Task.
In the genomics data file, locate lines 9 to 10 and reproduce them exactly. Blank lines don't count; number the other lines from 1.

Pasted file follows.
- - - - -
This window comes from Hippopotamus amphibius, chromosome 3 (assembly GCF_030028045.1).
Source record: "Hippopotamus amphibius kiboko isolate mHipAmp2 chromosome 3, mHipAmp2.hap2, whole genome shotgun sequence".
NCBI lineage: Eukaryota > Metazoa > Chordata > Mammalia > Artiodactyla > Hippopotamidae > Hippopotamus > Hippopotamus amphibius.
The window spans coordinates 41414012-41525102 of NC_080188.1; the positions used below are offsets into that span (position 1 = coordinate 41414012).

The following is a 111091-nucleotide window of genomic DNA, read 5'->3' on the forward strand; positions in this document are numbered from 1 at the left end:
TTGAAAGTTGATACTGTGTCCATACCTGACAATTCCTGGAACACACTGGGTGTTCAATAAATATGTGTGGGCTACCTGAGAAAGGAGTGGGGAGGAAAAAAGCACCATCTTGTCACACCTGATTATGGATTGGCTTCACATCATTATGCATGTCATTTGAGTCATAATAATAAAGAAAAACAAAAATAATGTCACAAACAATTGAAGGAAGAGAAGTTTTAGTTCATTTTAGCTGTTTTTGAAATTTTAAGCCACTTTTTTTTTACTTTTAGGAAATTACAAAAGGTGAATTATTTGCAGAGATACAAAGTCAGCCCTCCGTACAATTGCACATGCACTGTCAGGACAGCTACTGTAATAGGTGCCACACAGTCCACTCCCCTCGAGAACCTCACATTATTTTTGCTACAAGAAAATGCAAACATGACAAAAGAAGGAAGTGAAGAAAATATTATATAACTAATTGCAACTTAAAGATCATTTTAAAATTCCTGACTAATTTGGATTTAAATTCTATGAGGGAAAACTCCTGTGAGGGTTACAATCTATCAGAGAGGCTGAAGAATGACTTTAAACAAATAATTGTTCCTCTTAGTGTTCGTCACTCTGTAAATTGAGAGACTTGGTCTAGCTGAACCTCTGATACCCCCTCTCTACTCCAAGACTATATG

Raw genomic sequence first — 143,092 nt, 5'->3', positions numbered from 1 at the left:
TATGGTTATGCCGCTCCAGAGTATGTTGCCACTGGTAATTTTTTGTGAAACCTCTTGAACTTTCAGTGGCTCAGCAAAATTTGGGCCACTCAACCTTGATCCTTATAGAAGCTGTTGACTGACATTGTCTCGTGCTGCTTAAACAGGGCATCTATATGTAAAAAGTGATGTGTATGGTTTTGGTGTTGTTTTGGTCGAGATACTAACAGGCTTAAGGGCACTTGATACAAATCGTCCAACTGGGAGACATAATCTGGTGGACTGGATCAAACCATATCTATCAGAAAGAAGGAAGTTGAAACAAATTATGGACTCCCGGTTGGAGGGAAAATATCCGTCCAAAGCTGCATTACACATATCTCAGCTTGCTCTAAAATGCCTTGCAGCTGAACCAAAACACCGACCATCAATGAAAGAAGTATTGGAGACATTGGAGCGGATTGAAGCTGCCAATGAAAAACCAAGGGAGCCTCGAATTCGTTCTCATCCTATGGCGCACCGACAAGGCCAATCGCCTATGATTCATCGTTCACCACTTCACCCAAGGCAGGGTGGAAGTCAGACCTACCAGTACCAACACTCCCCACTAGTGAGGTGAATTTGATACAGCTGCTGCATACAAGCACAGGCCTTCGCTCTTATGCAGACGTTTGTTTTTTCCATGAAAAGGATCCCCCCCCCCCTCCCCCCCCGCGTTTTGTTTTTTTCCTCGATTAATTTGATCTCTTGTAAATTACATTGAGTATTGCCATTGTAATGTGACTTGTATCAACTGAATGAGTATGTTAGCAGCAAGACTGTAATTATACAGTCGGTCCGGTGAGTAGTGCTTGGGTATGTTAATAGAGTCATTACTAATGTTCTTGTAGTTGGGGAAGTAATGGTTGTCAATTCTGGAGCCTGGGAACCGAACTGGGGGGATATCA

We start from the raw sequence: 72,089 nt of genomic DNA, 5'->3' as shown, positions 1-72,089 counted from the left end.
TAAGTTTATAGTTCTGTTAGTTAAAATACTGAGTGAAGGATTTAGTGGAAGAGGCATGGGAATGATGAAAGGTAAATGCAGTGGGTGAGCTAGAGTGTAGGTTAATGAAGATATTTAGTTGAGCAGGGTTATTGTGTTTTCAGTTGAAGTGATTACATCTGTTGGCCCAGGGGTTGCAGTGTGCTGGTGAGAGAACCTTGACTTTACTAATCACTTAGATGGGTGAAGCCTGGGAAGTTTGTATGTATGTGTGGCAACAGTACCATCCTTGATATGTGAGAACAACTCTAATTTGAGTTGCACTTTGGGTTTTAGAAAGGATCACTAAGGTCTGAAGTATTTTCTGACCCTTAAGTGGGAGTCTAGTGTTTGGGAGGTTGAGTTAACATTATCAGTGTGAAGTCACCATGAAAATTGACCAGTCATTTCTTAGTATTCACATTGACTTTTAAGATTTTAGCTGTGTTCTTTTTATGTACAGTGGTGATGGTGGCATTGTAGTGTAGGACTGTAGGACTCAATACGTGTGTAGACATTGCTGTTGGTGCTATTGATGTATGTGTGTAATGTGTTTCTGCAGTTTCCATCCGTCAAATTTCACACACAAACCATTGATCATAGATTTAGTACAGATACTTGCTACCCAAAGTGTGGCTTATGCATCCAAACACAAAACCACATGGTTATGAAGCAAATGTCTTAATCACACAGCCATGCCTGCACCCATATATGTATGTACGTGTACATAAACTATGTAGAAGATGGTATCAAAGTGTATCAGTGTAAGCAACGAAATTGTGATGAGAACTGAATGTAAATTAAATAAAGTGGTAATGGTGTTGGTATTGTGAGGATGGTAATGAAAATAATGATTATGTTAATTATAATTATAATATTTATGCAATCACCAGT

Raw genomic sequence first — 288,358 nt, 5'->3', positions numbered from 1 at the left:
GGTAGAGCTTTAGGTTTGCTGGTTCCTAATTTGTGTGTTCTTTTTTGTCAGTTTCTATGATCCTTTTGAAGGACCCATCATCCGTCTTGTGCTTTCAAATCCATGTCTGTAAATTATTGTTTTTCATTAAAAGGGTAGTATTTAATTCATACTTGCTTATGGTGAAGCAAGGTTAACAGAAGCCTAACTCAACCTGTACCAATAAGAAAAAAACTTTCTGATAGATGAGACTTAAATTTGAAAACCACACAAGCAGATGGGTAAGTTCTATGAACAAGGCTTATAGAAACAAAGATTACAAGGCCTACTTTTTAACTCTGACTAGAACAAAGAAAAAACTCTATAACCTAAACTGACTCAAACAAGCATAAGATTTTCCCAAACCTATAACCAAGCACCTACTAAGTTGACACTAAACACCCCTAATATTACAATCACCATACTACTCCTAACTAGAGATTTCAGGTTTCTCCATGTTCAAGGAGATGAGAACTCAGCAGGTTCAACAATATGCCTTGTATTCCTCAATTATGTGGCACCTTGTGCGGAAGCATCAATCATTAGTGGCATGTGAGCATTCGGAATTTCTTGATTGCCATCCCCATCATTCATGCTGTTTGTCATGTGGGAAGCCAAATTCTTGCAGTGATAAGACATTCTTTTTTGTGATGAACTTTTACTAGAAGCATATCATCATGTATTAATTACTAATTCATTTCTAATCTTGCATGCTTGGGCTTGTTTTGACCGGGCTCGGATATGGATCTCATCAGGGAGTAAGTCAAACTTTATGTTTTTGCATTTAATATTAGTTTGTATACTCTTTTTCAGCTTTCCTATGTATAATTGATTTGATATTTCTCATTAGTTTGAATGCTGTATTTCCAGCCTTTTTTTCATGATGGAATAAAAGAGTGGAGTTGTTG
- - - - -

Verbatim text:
We start from the raw sequence: 72,089 nt of genomic DNA, 5'->3' as shown, positions 1-72,089 counted from the left end.
TAAGTTTATAGTTCTGTTAGTTAAAATACTGAGTGAAGGATTTAGTGGAAGAGGCATGGGAATGATGAAAGGTAAATGCAGTGGGTGAGCTAGAGTGTAGGTTAATGAAGATATTTAGTTGAGCAGGGTTATTGTGTTTTCAGTTGAAGTGATTACATCTGTTGGCCCAGGGGTTGCAGTGTGCTGGTGAGAGAACCTTGACTTTACTAATCACTTAGATGGGTGAAGCCTGGGAAGTTTGTATGTATGTGTGGCAACAGTACCATCCTTGATATGTGAGAACAACTCTAATTTGAGTTGCACTTTGGGTTTTAGAAAGGATCACTAAGGTCTGAAGTATTTTCTGACCCTTAAGTGGGAGTCTAGTGTTTGGGAGGTTGAGTTAACATTATCAGTGTGAAGTCACCATGAAAATTGACCAGTCATTTCTTAGTATTCACATTGACTTTTAAGATTTTAGCTGTGTTCTTTTTATGTACAGTGGTGATGGTGGCATTGTAGTGTAGGACTGTAGGACTCAATACGTGTGTAGACATTGCTGTTGGTGCTATTGATGTATGTGTGTAATGTGTTTCTGCAGTTTCCATCCGTCAAATTTCACACACAAACCATTGATCATAGATTTAGTACAGATACTTGCTACCCAAAGTGTGGCTTATGCATCCAAACACAAAACCACATGGTTATGAAGCAAATGTCTTAATCACACAGCCATGCCTGCACCCATATATGTATGTACGTGTACATAAACTATGTAGAAGATGGTATCAAAGTGTATCAGTGTAAGCAACGAAATTGTGATGAGAACTGAATGTAAATTAAATAAAGTGGTAATGGTGTTGGTATTGTGAGGATGGTAATGAAAATAATGATTATGTTAATTATAATTATAATATTTATGCAATCACCAGT